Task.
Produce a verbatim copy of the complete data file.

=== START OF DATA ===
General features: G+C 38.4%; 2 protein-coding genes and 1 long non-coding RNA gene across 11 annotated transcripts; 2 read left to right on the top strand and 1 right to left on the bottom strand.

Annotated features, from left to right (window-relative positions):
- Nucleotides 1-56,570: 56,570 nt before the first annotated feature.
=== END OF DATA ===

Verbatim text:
General features: G+C 38.4%; 2 protein-coding genes and 1 long non-coding RNA gene across 11 annotated transcripts; 2 read left to right on the top strand and 1 right to left on the bottom strand.

Annotated features, from left to right (window-relative positions):
- Nucleotides 1-56,570: 56,570 nt before the first annotated feature.